Color Of Change President, Rashad Robinson, on Presence Versus Power

Color Of Change President, Rashad Robinson, on Presence Versus Power

About This Episode

At the helm of Color Of Change, the largest online racial justice organization in the country, Rashad Robinson’s reach and influence is undeniable. In this episode of the Social Change Diaries, he reveals the core structure that makes Color Of Change so powerful. He talks about leading the successful campaign waged against credit companies who accepted money from hate groups- an effort that catalyzed everyday citizens into a powerful group of 1.4 million activists- and what celebrity and influence means from his vantage point.

About Rashad Robinson

Rashad Robinson is the President of Color Of Change, the nation’s largest online racial justice organization. Driven by over one million members, Color Of Change builds power for Black people and Black communities, moving decision makers in corporations and government to create a more human and less hostile world for Black people and all people. Robinson helped Color Of Change lead winning campaigns forcing over 100 corporations to stop funding ALEC, frame and win net neutrality as a major civil rights issue, and force Pat Buchanan and Bill O’Reilly off the air. Successful Color Of Change strategies have been profiled in The New York Times, The Washington Post, Fast Company and The Hollywood Reporter, and on CNN, NPR, PBS and MSNBC. In 2015, Fast Company named Color Of Change the 6th Most Innovative Company in the world, and in 2016, the Stanford Social Innovation Review profiled Color Of Change. Robinson is the proud recipient of awards from organizations as varied as ADCOLOR, the United Church of Christ and the Martin Luther King, Jr. Memorial Foundation. He serves on the boards of Demos and the Hazen Foundation.

In his words…

“I consistently think about subcultures of communities. How are we reaching in and engaging more young people across the black experience. How are we engaging black immigrants, black, rural folks, black urban people, church folks, non-church folks, sorority members, LGBT people. I’m constantly trying to think with our staff about who we are reaching in various ways and how are we helping people navigate the political environment, to make the right decisions for their participation, to help people have the most strategic thing to do when something hits their community, so that they’re not just expressing frustration, but they’re able to make strategic action.”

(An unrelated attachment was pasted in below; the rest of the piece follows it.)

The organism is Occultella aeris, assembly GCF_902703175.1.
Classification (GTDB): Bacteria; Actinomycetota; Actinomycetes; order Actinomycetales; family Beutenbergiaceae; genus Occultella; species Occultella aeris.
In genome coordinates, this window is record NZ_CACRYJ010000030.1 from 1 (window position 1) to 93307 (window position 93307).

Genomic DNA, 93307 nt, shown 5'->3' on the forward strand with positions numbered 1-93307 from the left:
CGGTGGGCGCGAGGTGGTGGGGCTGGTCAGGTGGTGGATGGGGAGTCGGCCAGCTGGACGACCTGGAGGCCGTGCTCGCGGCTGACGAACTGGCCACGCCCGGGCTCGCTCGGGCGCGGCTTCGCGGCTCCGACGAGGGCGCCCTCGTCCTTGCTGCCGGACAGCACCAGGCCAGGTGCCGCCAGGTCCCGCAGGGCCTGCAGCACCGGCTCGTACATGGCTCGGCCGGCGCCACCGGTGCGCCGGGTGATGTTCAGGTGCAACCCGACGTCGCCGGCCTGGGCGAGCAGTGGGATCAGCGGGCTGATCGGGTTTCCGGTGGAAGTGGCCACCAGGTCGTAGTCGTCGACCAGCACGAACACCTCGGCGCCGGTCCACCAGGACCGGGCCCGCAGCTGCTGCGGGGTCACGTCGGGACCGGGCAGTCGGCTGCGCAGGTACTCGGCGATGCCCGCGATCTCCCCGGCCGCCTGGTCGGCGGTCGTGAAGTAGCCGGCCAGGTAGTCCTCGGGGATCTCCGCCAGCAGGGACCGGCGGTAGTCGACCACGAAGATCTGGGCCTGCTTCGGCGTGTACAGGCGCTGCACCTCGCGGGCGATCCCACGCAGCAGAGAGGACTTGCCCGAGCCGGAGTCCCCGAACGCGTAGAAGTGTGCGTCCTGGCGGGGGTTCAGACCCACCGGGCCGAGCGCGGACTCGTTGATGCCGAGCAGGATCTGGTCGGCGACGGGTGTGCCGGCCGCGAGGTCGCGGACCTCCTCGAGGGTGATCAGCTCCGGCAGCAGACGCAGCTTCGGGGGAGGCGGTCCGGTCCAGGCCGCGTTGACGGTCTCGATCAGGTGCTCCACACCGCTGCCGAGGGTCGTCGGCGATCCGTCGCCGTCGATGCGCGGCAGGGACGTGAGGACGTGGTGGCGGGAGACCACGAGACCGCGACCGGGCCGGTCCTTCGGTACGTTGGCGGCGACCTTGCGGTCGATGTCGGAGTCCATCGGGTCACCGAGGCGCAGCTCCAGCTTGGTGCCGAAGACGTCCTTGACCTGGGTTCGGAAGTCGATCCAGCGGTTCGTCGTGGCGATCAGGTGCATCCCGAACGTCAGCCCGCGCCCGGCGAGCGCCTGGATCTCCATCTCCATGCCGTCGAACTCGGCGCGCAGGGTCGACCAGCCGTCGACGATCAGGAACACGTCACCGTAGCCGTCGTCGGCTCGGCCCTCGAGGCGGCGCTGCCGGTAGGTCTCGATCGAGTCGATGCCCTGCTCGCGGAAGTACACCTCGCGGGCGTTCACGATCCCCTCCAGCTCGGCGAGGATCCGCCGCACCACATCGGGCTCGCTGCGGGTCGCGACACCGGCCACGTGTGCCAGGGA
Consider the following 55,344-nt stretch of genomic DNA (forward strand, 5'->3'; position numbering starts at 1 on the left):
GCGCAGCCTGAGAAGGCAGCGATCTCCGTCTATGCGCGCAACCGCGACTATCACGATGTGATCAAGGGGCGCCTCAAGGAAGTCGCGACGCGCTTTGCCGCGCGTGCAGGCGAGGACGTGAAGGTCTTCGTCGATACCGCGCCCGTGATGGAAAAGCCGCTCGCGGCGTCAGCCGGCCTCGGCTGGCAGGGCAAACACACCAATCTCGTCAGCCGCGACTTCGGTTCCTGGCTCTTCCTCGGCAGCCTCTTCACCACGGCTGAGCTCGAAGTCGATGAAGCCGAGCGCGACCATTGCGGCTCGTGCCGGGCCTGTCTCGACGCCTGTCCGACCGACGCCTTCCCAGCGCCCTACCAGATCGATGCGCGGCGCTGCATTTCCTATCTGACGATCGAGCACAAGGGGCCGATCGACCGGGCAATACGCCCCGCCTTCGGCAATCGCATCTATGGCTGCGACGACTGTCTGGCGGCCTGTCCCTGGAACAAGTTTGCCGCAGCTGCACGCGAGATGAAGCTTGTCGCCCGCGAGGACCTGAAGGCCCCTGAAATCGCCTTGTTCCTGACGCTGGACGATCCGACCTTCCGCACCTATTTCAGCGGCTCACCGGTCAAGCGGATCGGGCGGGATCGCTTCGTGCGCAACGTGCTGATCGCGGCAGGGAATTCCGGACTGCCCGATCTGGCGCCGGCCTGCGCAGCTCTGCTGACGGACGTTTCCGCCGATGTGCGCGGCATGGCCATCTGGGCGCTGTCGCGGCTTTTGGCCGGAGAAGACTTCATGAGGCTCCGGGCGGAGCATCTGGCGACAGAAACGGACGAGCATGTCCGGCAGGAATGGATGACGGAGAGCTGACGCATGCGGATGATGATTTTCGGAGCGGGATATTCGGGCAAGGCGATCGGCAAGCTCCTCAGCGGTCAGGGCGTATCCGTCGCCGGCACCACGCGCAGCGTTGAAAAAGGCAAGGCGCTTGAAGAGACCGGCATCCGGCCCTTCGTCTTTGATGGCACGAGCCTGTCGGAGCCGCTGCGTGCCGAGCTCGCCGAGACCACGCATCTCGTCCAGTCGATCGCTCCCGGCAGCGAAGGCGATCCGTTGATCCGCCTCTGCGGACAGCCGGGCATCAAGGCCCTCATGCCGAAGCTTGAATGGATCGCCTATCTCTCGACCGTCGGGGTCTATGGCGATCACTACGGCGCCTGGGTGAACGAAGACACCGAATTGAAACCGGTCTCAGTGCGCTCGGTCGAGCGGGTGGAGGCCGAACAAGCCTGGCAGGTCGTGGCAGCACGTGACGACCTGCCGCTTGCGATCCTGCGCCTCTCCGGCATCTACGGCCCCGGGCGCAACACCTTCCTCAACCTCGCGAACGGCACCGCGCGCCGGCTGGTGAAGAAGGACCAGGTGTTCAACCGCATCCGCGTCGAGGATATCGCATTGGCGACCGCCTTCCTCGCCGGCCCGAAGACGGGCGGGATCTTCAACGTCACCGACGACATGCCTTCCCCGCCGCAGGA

“Color Of Change really thinks about itself at the intersection of analysis and action. We’re constantly thinking about how do we help people make sense of the world, but most importantly, how do we move people to strategic action?”

“We have a framework at Color Of Change of not mistaking presence for power. Presence is ability, it’s awareness, it’s retweets, it’s people talking about your issue. Power is the ability to change the rules and you only get to power through action. What we have to do is build the type of energy, activism and strategy that forces real change. That for me is why we keep people engaged.”

“Companies want to be on the right side of the bottom line. They want to be on the right side of their shareholders, they want to be on the right side of the press and PR- that’s their incentive structure. As long as we go in knowing that, then we’re not confused. It doesn’t mean there aren’t good people that work inside of companies, but we have to recognize what the incentive structures are and how power actually works. Being clear about that helps us strategically know how to engage them, how to push them, know what they’re going to value and what they’re going to not value.”